Enable Recite

Subscribe options

Select your newsletters:

Please enter your email address:

@

Your email address will only be used for the purpose of sending you the ITER Organization publication(s) that you have requested. ITER Organization will not transfer your email address or other personal data to any other party or use it for commercial purposes.

If you change your mind, you can easily unsubscribe by clicking the unsubscribe option at the bottom of an email you've received from ITER Organization.

For more information, see our Privacy policy.

News & Media

Latest ITER Newsline

  • Art and ITER | Two sisters, two suns and a monument to fusion

    Amid the gentle slopes of Asciano, Italy, there stands a stone window that frames the Sun on the summer solstice. It looks as though it might have always been t [...]

    Read more

  • Staff | The men and women of ITER

    They hail from Ahmedabad and Prague ... from Naka and Moscow ... from Seoul, Hefei, Atlanta and hundreds of other towns and cities across the 35 nations partici [...]

    Read more

  • ITER Talks | All about ITER and fusion

    Beginning this autumn, the ITER Organization will be launching a new video series to inform, inspire and educate. The first video—introducing the series and off [...]

    Read more

  • Image of the week | A majestic components enters the stage

    The floor of the Assembly Hall is an ever-changing stage. Like characters in a grand production, components of all size and shapes make a spectacular entry, pl [...]

    Read more

  • Magnet system | A set of spares for the long journey

    In about five years, ITER will embark on a long journey through largely uncharted territory. Conditions will be harsh and—despite all the calculations, modellin [...]

    Read more

Of Interest

See archived entries

Fusion world

A visit to Kyoto's heliotron

At the Institute of Advanced Energy, Kyoto University, researchers have been exploring the heliotron concept of magnetic fusion device for more than half a century. Closer to the stellarator than the tokamak, the heliotron has external magnetic coils that shape and confine the plasma. But experiments carried out there can be relevant to ITER physics and technology.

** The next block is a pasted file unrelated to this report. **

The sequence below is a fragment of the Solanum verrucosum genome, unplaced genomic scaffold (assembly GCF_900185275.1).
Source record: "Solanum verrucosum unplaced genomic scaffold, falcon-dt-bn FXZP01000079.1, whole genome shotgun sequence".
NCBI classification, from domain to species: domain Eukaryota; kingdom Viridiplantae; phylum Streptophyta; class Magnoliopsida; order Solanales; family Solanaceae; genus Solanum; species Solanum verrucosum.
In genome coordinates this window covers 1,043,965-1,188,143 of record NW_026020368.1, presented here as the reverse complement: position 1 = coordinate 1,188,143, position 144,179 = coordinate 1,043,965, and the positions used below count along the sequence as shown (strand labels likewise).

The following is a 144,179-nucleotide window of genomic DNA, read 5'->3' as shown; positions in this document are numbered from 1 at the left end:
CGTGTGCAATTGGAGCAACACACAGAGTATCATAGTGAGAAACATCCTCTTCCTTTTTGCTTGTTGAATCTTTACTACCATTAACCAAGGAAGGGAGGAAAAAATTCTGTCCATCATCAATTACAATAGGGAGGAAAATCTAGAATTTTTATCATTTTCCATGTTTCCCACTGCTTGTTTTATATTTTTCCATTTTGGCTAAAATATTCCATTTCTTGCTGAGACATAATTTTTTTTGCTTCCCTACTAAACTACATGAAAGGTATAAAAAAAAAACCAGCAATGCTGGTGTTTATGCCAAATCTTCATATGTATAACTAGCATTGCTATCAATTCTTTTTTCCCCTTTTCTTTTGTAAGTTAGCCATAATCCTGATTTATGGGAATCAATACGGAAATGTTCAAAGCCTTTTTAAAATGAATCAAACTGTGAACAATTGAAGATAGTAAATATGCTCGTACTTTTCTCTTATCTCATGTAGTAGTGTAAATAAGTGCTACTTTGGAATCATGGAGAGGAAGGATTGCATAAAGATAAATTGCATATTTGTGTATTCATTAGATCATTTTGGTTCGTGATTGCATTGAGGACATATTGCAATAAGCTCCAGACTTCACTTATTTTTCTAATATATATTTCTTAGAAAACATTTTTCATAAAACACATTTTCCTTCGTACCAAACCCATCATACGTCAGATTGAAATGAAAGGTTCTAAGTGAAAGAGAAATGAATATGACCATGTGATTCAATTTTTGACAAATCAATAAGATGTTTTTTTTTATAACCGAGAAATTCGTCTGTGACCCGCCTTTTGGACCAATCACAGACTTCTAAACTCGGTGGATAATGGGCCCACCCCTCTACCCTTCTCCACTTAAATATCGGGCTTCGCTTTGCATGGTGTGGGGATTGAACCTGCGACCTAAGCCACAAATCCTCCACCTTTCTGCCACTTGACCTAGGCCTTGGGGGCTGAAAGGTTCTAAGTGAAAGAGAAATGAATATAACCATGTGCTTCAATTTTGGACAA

ITER Director-General Bernard Bigot was at the Institute of Advanced Energy (Kyoto University) in September. Here, he is pictured in the Heliotron J control room alongside Professors Nagasaki and Konishi. (Click to view larger version...)
ITER Director-General Bernard Bigot was at the Institute of Advanced Energy (Kyoto University) in September. Here, he is pictured in the Heliotron J control room alongside Professors Nagasaki and Konishi.
Bernard Bigot, the Director-General of the ITER Organization, visited the Institute of Advanced Energy, Uji campus, on 30 September.

Guided by professors from the Institute, he was introduced to the most recent activities of the Heliotron J device whose complex coil system allow researchers to investigate a wide range of magnetic configuration properties. The Director-General was also interested in the dual MV-class accelerator DuET (Dual-Beam Facility for Energy Science and Technology), which simulates fusion-relevant material radiation damage.

Other areas of focus for Kyoto University were also presented to Director-General Bigot, including theoretical and computational fusion research activities on turbulent transport as well as MHD* phenomena. Possible areas of collaboration between the ITER Organization and Kyoto University were discussed, especially as relates to the development of diagnostic and structural materials, plasma turbulence simulation, and the training of young scientists.

Finally, the ITER Director-General was able to see the first ITER Tokamak model made by Kyoto University students Taishi Sugiyama and Kaishi Sakane from Lego bricks. In March 2017, the students had been able to repeat their technical exploit in the lobby of ITER Headquarters, where the model still stands.

* Magnetohydrodynamics, or the study of the magnetic properties of electrically conducting plasmas (and other fluids).

For more information on Heliotron J and DuET, please visit the Kyoto University website.



return to the latest published articles